Hear Steve's story and experiences with sleep apnea. Watch now

    What is AHI?


    The Apnea Hypopnea Index (AHI) is the most important number on your sleep apnea test. It measures the number of times you have an apnea (when you stop breathing for short time) or a hypopnea (when you partially stop breathing for a short time) while you’re asleep. Read an example of a sleep study test result, showing AHI and other measurements used during a sleep study.

    Frequently asked questions

    What is obstructive sleep apnea?
    Obstructive sleep apnea is a condition in which a person stops breathing repeatedly through the night. Breathing stops because the throat or “airway” collapses and prevents air from getting into the lungs. Sleep patterns are disrupted, resulting in excessive sleepiness or fatigue during the day.
    What causes the airway to close during sleep?

    - Extra tissue in the back of the airway, such as large tonsils

    - Decrease in the tone of the muscles that hold the airway open

    - The tongue falling back and closing off the airway

    What should you do if you think you may have sleep apnea?
    Evaluation by a doctor specialising in sleep disorders is recommended. Have a sleep study done. A sleep study can provide the doctor with information about how you sleep and breathe. This information will help the doctor to determine your diagnosis and treatment options. Alternatively we offer a Home Sleep Testing Service so you can understand your sleep apnea status.
    What are the risks of untreated sleep apnea?

    Sleep apnea can have serious short- and long-term health risks if left untreated, including:

    - High blood pressure

    - Irregular heartbeat

    - Heart disease / heart attack

    - Stroke

    - Type 2 diabetes

    - Driving- and work-related accidents

    What is the treatment for sleep apnea?
    Most commonly, positive airway pressure (PAP) therapy is the treatment. It is noninvasive and can help with symptoms when used as prescribed. Less commonly, surgery or oral appliances are used, which may be effective in certain cases. Any treatment plan should include weight loss if needed, exercise and avoiding alcohol, sedatives and hypnotics.
    How does PAP or CPAP therapy work?

    CPAP (Continuous Positive Airway Pressure) provides a gentle flow of positive-pressure air through a facial mask to keep the airway open during sleep. As a result:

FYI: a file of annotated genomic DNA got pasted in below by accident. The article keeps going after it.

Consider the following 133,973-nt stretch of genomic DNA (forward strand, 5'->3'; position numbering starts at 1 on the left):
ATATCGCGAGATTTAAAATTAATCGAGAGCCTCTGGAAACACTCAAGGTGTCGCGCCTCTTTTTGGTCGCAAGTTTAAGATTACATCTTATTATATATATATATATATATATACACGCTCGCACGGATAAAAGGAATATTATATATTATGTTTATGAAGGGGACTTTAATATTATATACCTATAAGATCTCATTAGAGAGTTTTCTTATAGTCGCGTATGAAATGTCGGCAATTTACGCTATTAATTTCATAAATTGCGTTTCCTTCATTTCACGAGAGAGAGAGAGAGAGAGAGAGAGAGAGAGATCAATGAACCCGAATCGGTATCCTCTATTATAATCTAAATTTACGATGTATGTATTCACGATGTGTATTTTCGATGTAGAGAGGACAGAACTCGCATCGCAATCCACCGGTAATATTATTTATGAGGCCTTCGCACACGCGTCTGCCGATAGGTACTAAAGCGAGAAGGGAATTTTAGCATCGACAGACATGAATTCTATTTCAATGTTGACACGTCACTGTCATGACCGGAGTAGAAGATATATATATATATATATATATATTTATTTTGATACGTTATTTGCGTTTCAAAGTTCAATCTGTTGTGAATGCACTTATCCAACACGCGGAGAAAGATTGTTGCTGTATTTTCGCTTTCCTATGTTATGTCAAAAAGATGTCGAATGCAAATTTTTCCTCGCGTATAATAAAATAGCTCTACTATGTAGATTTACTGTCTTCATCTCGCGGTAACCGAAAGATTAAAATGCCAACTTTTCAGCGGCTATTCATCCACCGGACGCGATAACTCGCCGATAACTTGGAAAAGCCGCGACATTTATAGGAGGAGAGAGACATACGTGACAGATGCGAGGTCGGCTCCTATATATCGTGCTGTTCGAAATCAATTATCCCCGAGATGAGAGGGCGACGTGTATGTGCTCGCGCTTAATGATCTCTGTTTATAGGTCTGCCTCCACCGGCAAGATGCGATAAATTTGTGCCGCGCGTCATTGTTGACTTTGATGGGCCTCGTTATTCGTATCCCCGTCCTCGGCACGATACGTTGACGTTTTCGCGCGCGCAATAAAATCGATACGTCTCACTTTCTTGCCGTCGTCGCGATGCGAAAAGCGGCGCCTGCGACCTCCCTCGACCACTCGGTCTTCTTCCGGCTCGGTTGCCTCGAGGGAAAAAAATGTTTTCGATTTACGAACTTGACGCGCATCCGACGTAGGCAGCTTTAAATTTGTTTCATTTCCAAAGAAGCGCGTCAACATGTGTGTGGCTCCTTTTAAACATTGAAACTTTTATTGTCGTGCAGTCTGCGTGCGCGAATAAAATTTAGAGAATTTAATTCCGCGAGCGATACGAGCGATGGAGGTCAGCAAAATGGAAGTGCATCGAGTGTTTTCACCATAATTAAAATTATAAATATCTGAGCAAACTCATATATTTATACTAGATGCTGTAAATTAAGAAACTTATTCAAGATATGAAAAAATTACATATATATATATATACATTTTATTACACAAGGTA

- Breathing becomes regular during sleep

    - Snoring stops

    - Restful sleep is restored

    - Quality of life is improved

    - Risk for high blood pressure, heart disease, heart attack, stroke and motor vehicle and work accidents are reduced

    What are the nighttime symptoms of sleep apnea?

    - Loud or disruptive snoring

    - Witnessed pauses in breathing

    - Choking or gasping for air during sleep

    - Restless sleep

    - Frequent visits to the bathroom

    What are the daytime symptoms of sleep apnea?

    - Early morning headaches

    - Excessive daytime fatigue

    - Poor concentration

    - Depression or irritability

    - Falling asleep during routine activities

    What can put you at increased risk for sleep apnea?

    - Overweight/obesity

    - A large neck or tongue

    - Extra tissue or crowding in the airway

    What does an apnea episode look like?
    What are the benefits of regular usage of PAP therapy?

    Most PAP users who remain committed to treatment enjoy:

    - Increased energy and attentiveness

    - Fewer morning headaches

    - Reduced irritability

    - Improved memory

    - Increased ability to exercise

    - Lower blood pressure

    - Decreased risk of strokes and heart attacks

    - Increased effectiveness at home and at work

    - Improved overall quality of life

    customer services

    Have a question? 
    We’re here to help

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    Phone: 0800 1300 844

    Hours: Monday-Friday, 9am – 5pm GMT

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    Email our sleep apnea care team at src.cs@philips.com
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    References

    1. Young T, et al. Epidemiology of obstructive sleep apnea: a population health perspective. AJRCCM 2002;165:1217-1239.

     

    For informational purposes only, not to replace physician's directions.